On a rainy day in June 2004, the members of Phish got together for a jam session and invited 20,000 of their closest friends to listen. At least, that's the impression one is left with after viewing Phish Live in Brooklyn (or listening to the CD version). Filmed at Coney Island's Keyspan Park, this release beautifully documents what is ostensibly one of Phish's final performances.
In a career spanning over twenty years, with virtually no personnel changes, Phish never broke the Top Twenty in record sales, yet enjoyed mega status as a touring band. Their grassroots approach to self-promotion and their interaction with their fanbase led to inevitable comparisons to the Grateful Dead. Indeed, after Jerry Garcia's death in 1995, Phish seemed poised to be the heir apparent to the Grateful Dead's legacy, at least on that level. Musically, though, the similarities between the two are scant. While both drew on diverse influences, Phish, by and large, leaned more toward an improvisational jazz approach, whereas the Grateful Dead took a more folksy route.
All such comparisons aside, Phish is certainly one of the all-time great jam bands, and indisputably the best to emerge on the national scene in the nineties. Phish Live in Brooklyn proves that in no uncertain terms. Directed by Eli Tishberg, this is concert filmmaking at its best – a straightforward, but lovingly rendered rendition of the event without the usual interview intercuts and such that distract from the experience. Of course, it doesn't hurt that it rained through most of the concert, providing for some nice special effects.
Cinematography and the fortunate events of nature do not a concert make, obviously – they can only serve to enhance the event. Ultimately, it all hinges on the performance. Here, Phish does a remarkable job of engaging their live audience and, by extension, the home viewer alike. In a two-set concert that lasts over three hours, the band performs an eclectic selection of songs spanning their two decade career. With Trey Anastosio's loopy guitar style serving as the unifying motif throughout the show, Phish turns twenty-one songs into what amounts to one long, but infinitely satisfying jam.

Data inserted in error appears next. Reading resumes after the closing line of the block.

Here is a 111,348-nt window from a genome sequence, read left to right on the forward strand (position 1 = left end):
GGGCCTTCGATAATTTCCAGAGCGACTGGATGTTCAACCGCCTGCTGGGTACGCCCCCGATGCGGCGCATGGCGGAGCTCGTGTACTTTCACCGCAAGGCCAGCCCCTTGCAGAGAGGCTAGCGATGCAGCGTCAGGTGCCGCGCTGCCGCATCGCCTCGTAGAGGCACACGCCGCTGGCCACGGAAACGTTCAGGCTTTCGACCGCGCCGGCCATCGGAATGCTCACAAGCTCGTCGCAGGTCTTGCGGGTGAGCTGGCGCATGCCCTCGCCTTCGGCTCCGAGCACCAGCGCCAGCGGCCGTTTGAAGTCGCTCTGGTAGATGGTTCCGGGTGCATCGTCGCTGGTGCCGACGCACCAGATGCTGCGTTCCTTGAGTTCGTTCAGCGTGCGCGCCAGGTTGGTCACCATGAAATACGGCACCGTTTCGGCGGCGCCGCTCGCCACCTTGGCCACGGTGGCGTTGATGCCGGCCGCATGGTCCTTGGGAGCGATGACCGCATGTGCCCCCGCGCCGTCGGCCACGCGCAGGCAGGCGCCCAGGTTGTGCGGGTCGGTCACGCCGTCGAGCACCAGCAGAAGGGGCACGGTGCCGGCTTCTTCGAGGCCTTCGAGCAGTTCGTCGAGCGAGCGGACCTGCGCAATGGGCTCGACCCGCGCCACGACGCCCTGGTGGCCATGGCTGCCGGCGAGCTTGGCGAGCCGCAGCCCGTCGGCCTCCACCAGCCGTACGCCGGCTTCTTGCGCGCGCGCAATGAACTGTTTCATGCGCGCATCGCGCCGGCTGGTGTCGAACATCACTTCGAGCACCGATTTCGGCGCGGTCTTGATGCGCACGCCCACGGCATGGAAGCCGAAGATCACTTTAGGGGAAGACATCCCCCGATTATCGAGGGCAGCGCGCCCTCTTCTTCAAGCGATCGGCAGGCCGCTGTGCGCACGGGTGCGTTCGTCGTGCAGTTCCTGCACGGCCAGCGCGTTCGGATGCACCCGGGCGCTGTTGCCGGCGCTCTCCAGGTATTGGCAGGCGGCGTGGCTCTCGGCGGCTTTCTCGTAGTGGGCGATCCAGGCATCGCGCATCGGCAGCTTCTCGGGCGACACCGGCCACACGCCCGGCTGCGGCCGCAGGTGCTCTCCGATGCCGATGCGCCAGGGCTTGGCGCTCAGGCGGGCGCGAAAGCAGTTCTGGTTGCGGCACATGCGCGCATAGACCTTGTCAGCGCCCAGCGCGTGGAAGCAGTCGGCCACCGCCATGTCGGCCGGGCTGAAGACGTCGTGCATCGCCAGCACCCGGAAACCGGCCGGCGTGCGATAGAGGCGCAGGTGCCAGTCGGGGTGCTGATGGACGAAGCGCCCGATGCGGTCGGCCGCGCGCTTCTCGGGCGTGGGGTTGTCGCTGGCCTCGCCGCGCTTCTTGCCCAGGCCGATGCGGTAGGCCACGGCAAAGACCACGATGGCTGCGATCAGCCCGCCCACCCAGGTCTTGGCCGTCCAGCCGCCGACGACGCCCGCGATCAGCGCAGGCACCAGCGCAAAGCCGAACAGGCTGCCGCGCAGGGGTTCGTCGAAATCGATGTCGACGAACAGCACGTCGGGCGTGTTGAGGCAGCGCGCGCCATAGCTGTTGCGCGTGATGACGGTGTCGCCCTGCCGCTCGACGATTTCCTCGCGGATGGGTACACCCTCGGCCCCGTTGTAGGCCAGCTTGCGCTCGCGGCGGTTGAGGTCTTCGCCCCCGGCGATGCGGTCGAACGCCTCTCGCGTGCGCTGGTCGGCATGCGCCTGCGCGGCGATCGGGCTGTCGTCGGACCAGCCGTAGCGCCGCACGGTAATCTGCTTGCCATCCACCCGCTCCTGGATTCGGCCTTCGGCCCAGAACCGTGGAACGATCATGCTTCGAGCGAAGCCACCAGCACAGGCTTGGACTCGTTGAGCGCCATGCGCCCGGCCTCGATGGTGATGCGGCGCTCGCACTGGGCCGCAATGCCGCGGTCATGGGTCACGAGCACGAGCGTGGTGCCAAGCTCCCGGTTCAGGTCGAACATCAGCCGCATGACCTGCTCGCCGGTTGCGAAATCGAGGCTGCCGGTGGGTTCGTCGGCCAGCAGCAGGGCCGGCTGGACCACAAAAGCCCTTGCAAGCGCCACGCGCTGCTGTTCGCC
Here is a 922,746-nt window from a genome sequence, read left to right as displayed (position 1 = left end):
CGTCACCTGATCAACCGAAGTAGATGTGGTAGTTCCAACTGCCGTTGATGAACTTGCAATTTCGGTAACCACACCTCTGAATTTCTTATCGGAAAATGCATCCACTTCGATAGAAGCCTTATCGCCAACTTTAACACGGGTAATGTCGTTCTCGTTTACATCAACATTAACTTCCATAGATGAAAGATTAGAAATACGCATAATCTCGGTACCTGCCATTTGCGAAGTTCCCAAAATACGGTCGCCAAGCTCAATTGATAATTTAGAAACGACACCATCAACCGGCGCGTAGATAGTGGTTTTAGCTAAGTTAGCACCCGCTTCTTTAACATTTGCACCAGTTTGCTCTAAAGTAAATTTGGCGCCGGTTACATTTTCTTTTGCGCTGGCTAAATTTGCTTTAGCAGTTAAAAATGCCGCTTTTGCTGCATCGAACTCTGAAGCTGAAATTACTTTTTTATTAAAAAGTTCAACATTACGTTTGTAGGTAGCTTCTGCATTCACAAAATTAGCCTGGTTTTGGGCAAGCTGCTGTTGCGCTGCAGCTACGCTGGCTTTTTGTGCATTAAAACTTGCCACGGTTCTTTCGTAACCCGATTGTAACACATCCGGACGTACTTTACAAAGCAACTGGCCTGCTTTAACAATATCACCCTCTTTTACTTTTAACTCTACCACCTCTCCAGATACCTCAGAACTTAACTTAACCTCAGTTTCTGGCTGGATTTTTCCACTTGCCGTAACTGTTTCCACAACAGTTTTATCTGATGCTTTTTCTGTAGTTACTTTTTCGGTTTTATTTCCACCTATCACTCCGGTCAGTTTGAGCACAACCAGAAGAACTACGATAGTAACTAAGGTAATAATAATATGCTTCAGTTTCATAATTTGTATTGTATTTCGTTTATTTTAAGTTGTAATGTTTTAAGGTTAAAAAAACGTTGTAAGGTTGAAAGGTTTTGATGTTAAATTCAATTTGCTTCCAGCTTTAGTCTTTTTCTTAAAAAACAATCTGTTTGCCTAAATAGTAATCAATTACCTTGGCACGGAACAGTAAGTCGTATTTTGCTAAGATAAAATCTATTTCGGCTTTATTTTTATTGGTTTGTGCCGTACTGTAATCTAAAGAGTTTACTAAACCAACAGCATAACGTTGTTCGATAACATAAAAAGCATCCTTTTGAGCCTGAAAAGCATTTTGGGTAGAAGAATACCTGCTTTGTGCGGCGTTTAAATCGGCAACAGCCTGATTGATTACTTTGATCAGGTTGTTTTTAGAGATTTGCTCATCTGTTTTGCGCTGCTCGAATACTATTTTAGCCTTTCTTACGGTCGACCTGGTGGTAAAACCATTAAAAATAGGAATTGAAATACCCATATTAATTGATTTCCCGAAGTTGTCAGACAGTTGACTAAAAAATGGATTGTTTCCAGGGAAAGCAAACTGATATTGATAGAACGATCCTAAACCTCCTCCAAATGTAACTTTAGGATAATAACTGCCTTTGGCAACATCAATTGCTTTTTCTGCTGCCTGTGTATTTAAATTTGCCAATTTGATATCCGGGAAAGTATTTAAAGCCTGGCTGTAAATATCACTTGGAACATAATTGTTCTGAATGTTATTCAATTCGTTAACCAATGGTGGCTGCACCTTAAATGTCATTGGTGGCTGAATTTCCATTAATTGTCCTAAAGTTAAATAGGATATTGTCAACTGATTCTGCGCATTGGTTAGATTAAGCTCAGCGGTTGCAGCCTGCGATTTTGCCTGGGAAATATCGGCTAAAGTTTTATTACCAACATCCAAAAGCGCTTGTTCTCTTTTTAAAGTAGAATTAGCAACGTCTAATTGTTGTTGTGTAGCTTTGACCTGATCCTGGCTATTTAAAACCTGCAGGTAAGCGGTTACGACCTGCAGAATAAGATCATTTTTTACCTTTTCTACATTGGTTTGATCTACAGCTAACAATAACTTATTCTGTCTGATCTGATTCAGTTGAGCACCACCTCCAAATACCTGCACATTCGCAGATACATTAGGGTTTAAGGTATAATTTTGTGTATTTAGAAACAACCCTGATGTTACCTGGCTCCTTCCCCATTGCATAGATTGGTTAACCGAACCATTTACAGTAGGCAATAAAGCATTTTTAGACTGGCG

This is a concert bereft of histrionics – even the lighting effects by "fifth member" Chris Kuroda are subdued, serving to embellish the music's emotions. While Anastosio's guitar is prominent throughout, the entire band shines as well. Bassist Mike Gordon, with his bobblehead timing, trades licks formidably against the guitar phrasings on "Free." Page McConnel's keyboards accentuate each song with an extra layer of phrasing, and Jon Fishman's percussion unnerringly guides each tune.
From the opening "A Song I Heard the Ocean Sing" to the closing classic "The Divided Sky," Live in Brooklyn is a testament to the power of the jam. If this concert does, indeed, herald the end of Phish, then they went out with guns blazing to the very last note. On the other hand, it may be that Live in Brooklyn documents the end of one cycle of Phish's career. They've even alluded a reunion is not out of the question. Either way, it stands on its own as a great live performance. The DVD version is the way to go for home entertainment. For a purely aural experience, or when on the go, the CD shines as well. Either way, Phish Live in Brooklyn is worthy of more than a casual listen.